Sexual dimorphism of the fetal brain biometry: an MRI-based study

Michal Gafner*, Eliel Kedar Sade, Eran Barzilay, Eldad Katorza

*Corresponding author for this work

Research output: Contribution to journalArticlepeer-review

2 Scopus citations

Abstract

Purpose: Fetal growth assessment is a key component of prenatal care. Sex-specific fetal brain nomograms on ultrasound are available and are clinically used. In recent years, the use of fetal MRI has been increasing; however, there are no sex-specific fetal CNS nomograms on MRI. The study aimed to assess the differences in fetal brain biometry and growth trajectories and to create population-based standards of the fetal brain on MRI. Methods: In this cross-sectional study, brain structures of singleton fetuses with normal brain MRI scans were analyzed: biparietal diameter, occipitofrontal diameter, trans-cerebellar diameter, and the corpus callosum were measured and converted into centiles. Sex-specific nomograms were created. Results: A total of 3848 MRI scans were performed in one tertiary medical center between 2011 and 2019; of them, 598 fetuses met the inclusion criteria, 300 males and 298 females between 28- and 37-weeks’ gestation. Males had significantly larger occipitofrontal diameter than females (median 75%, IQR 54–88%; median 61%, IQR 40–77%) and biparietal diameter (median 63%, IQR 42–82%; median 50%, IQR 25–73%), respectively (p < 0.001). The cerebellum had the greatest growth rate, with a 1.5-fold increase in diameter between 28 and 37 weeks’ gestation, with no measurement difference between the sexes (p = 0.239). No significant difference was found in the corpus callosum (p = 0.074). Conclusion: Measuring both sexes on the same nomograms may result in over-estimation of male fetuses and under-estimation of females. We provide fetal sex-specific nomograms on two-dimensional MRI.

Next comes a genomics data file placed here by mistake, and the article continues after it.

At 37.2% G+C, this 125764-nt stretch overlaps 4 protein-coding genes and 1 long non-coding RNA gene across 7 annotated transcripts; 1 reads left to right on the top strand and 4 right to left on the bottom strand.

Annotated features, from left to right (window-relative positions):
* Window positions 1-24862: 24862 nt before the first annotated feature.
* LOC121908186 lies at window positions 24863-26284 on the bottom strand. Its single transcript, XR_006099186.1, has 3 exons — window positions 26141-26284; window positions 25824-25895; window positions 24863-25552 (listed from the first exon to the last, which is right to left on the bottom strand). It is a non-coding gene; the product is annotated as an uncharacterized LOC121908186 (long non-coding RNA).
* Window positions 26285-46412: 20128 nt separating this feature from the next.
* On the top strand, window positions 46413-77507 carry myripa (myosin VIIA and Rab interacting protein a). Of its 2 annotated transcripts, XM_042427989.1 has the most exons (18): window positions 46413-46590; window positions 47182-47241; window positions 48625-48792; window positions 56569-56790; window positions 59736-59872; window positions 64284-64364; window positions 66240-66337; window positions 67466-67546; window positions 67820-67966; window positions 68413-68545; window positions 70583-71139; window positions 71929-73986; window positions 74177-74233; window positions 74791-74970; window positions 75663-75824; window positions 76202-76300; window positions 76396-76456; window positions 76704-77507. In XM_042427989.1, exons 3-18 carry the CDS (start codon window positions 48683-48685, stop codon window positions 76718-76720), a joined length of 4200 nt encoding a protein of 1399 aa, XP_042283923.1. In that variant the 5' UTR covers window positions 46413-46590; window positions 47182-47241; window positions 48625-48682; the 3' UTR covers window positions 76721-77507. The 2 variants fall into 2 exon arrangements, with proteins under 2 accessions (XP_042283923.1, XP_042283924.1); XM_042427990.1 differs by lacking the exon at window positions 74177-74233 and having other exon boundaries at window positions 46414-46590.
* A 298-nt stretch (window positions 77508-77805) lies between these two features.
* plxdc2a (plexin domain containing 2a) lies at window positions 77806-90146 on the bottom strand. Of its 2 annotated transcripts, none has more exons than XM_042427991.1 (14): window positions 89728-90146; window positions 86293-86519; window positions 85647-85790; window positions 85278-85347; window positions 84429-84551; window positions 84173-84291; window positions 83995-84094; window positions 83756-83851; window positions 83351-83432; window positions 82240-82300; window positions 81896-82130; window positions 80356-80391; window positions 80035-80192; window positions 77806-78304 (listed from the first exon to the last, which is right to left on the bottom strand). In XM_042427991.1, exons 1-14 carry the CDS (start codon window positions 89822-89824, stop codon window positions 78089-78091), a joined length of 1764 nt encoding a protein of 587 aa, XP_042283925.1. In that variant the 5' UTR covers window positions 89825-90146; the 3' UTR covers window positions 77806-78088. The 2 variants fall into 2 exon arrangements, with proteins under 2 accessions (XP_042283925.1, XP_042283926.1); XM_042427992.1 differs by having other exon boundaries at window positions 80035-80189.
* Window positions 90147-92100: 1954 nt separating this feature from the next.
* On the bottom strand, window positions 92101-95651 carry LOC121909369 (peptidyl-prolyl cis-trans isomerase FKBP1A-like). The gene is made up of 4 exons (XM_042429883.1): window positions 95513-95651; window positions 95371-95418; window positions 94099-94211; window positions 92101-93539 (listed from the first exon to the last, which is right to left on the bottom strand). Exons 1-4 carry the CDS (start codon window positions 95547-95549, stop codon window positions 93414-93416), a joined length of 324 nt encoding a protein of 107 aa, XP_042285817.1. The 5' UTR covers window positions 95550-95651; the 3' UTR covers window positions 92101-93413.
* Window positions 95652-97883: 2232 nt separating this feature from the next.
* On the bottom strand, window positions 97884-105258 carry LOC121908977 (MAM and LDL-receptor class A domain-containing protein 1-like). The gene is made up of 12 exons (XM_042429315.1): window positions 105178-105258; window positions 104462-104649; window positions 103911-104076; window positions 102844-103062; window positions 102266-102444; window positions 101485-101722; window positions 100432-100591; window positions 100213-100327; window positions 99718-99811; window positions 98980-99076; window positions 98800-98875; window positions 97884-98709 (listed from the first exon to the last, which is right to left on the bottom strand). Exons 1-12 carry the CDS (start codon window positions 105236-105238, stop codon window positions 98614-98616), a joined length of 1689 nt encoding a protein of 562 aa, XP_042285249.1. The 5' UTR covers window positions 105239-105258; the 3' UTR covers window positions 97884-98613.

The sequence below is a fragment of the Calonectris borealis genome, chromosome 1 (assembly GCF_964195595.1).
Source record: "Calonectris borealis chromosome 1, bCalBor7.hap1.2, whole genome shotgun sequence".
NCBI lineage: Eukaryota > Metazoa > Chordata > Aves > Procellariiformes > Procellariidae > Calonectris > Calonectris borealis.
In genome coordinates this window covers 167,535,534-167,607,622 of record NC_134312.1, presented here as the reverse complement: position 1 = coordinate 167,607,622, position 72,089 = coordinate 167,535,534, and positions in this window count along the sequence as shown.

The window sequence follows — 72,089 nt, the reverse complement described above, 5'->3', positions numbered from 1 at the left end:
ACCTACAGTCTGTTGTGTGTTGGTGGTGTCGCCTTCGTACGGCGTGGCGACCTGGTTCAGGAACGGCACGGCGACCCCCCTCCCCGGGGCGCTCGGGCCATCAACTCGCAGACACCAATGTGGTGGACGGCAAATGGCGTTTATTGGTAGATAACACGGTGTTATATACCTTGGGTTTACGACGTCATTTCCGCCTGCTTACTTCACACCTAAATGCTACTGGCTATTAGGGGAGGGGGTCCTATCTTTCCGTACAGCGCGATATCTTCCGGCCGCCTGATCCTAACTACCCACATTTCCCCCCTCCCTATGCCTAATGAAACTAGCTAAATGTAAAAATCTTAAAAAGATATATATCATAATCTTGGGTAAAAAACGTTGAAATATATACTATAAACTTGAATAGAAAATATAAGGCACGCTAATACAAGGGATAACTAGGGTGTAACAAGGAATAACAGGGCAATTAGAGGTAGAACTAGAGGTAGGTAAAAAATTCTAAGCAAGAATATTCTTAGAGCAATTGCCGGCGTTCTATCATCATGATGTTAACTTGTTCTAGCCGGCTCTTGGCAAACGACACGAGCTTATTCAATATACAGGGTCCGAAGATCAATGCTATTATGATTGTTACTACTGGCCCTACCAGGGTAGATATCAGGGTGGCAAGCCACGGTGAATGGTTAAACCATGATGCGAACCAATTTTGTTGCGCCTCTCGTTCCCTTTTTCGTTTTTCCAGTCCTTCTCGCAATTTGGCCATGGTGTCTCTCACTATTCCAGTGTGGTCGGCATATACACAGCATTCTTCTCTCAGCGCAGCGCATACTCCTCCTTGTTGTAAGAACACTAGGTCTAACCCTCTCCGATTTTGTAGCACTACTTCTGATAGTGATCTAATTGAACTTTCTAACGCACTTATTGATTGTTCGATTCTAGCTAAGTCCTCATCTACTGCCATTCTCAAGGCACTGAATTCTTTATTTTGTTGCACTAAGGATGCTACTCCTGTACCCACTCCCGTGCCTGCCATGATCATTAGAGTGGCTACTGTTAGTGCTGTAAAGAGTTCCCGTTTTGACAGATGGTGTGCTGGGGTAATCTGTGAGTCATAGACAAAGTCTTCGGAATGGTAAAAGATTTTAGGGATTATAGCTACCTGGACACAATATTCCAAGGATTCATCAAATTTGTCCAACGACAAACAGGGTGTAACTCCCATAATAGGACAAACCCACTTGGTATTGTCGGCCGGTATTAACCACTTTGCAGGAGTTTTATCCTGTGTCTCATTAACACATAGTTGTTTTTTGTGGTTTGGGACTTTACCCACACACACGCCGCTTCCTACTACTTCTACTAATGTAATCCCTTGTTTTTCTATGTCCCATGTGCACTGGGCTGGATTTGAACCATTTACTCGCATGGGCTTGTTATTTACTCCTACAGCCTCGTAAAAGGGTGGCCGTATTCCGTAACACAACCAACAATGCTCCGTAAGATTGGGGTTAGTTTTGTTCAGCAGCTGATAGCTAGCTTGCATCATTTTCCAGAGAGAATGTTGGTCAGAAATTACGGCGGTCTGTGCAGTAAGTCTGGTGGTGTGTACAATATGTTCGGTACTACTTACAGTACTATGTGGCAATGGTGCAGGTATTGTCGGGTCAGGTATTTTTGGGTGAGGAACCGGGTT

Original languageEnglish
Pages (from-to)1257-1262
Number of pages6
JournalArchives of Gynecology and Obstetrics
Volume308
Issue number4
DOIs
StatePublished - Oct 2023

Keywords

  • Brain
  • Central nervous system
  • Fetus
  • Magnetic resonance imaging
  • Sex characteristics

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